3. Joey Headset says:

    I totally agree with you in regard to the specifics of this reshelving business. It’s adolescent, and will only cause grief for a handful of bookstore employees.

    However, if you are questioning the usefulness of Culture Jamming in general, particularly when you say:

    Because I still think that the left, broadly speaking, benefits more from a free and informed society than the right does. Why would we want to bring chaos and disorder to the circulation of information and political discourse?

    I would say, yes: the left would benefit from a free and informed society more than the right. However, we don’t really have much of that right now. Free, perhaps, but informed… not even close. Bringing chaos and disorder to the circulation of information, specifically those channels of circulation that are controlled by the right, is perhaps the best way to cause people to start questioning the information that is pressented to them. Should the right start mirroring this, I still think the left comes out ahead for two reasons:

    1. The number of people who get their information from the information sources controlled by the right vastly out number the people who get their information from lefty sources. So if both sides sabotage the other sides info-source with equal vigor, the left gains more than the right.

    2. I believe that the left, broadly speaking, benefits more from a society that is continuously forced to question those that provide them with information than the right.

    Of course, the sort of tactics that I think are worthwhile are more in line with The Yes Men, people who infiltrate the broadcast media, and expose them forwhat they are. Screwing around with books at the local bookstore isn’t going to get the job done.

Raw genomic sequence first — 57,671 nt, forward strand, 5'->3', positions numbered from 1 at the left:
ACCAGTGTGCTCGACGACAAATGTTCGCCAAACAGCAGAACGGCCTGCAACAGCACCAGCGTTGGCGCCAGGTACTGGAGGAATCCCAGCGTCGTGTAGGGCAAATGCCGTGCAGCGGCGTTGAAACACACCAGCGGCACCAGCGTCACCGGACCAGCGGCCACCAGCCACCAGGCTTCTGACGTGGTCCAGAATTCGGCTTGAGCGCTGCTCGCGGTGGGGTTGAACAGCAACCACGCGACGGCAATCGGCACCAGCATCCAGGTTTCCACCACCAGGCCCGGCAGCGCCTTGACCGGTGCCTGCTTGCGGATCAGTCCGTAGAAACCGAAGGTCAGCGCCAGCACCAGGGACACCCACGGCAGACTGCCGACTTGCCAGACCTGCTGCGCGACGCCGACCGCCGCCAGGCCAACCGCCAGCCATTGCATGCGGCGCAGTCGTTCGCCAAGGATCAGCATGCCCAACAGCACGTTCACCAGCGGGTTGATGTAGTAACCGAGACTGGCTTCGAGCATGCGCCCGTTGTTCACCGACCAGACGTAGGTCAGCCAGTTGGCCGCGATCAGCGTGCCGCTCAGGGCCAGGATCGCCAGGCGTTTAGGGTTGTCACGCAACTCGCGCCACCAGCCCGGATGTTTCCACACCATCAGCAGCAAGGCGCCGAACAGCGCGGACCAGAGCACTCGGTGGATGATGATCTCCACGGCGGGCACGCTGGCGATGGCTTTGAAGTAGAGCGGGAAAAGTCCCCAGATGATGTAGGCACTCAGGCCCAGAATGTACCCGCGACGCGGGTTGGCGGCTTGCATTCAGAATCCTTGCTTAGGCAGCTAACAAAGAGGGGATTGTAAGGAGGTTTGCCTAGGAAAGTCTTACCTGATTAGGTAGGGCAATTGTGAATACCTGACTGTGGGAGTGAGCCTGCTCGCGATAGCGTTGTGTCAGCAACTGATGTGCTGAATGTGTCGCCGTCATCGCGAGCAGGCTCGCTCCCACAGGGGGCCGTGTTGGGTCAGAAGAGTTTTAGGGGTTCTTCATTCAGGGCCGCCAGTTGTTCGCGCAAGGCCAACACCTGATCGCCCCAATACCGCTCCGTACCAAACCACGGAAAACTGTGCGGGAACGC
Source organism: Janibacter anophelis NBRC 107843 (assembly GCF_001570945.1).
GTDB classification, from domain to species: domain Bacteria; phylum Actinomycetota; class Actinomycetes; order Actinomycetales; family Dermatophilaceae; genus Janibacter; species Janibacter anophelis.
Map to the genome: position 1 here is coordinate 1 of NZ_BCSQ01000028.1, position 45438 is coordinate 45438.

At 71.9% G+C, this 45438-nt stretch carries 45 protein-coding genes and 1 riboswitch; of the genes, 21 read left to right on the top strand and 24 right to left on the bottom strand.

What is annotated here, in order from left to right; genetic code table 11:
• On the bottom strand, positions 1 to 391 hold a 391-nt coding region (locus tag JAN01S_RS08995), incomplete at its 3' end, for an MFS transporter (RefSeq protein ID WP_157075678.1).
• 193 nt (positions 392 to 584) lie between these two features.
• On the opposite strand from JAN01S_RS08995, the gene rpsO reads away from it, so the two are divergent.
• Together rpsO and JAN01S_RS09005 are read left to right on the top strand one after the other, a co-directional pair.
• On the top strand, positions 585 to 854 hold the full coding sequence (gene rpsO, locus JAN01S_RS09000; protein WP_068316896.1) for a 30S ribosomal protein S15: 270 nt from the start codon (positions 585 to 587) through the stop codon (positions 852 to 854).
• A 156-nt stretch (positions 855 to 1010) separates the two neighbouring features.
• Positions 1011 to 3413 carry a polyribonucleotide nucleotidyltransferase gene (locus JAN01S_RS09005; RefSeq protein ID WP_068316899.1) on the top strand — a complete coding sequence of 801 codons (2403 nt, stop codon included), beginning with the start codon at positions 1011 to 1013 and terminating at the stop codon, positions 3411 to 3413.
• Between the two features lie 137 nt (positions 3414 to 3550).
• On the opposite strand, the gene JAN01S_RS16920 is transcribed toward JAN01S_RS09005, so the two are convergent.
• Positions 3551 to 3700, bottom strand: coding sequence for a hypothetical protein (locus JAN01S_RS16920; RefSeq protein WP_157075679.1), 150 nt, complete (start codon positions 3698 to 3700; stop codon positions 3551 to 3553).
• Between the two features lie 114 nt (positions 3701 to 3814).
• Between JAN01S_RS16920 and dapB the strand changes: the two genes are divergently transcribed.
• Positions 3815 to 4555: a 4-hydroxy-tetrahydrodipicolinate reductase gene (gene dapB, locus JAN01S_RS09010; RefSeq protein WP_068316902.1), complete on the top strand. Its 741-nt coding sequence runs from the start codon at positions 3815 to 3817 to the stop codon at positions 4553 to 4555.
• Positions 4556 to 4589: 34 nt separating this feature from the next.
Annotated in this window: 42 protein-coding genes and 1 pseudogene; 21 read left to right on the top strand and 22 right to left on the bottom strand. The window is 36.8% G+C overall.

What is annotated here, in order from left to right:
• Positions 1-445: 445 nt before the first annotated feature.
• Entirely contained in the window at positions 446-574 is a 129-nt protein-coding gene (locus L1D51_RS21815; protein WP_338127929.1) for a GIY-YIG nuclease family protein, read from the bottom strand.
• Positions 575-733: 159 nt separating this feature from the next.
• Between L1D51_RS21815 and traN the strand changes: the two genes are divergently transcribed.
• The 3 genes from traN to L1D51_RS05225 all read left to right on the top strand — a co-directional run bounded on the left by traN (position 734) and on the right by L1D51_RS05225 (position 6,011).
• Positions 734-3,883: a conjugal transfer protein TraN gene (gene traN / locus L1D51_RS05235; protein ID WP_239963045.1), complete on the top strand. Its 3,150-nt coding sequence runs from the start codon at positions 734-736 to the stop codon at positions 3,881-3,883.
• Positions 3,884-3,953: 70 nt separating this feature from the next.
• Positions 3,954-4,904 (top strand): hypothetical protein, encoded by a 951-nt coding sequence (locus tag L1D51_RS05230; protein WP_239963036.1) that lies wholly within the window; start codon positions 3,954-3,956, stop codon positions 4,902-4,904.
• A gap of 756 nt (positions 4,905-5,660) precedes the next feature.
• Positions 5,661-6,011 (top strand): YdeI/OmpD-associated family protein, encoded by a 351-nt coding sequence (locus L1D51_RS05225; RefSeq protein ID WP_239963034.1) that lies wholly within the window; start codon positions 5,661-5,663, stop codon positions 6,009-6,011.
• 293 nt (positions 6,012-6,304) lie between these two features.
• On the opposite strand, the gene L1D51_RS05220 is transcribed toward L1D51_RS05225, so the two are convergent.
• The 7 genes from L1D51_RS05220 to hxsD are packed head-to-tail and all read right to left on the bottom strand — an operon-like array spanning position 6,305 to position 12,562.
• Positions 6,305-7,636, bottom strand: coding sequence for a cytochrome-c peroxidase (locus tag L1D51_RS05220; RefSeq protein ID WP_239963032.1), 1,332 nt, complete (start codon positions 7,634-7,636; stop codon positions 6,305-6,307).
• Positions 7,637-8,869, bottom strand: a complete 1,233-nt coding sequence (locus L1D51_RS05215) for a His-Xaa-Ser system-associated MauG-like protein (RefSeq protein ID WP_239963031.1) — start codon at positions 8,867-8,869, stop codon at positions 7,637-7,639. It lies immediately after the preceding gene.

4. joeo says:

    Millions of people went to the streets before the Iraq war. They were right. Even the ANSWER guys were right. The people who made fun of them were wrong. Sqeamishness about protesting is something people need to get over. Sometimes that shit actually works .

    Those guys weren’t the first to invent bookstore shenanigans. In the early nineties a shelf of this bookstore had a handwritten sign “Please do not throw the Edward Said books on the floor.” As far as I know, this did not lead to retaliatory Richard Perle book tossing.

  5. Timothy Burke says:

    I wouldn’t have made fun of the ANSWER guys. I just wouldn’t get near anything they were involved with if I could possibly help it. Some people on the left are tolerant of that kind of appropriation of big-tent campaigns by small fringe groups that support repellant ideologies, but I’m not one of them: that repeated pattern been very destructive over the long history of progressive and radical activism. There are plenty of movements and campaigns that have been swallowed by their fringes because they ignored them or worse yet, accomodated them in the spirit of coalition-building.

    Many people were right to oppose the war before it started. Whether “going to the streets” was what they were right about is a completely different question. They went to the streets, as you observe: and what did that accomplish? Please don’t do the “it would have accomplished more if other people who opposed the war hadn’t been squeamish about protests” line, either: that’s just the left-wing version of the “stab in the back” theory that the pro-war people are now preparing the ground for. Sometimes mass activism or even culture jamming “works” in the sense of producing positive political action that would otherwise not have happened, but often it does not. More importantly, this is not 1964 or 1968 or even 1975: the right has learned a great deal about the kinds of mass action that were once relative monopolies of the left.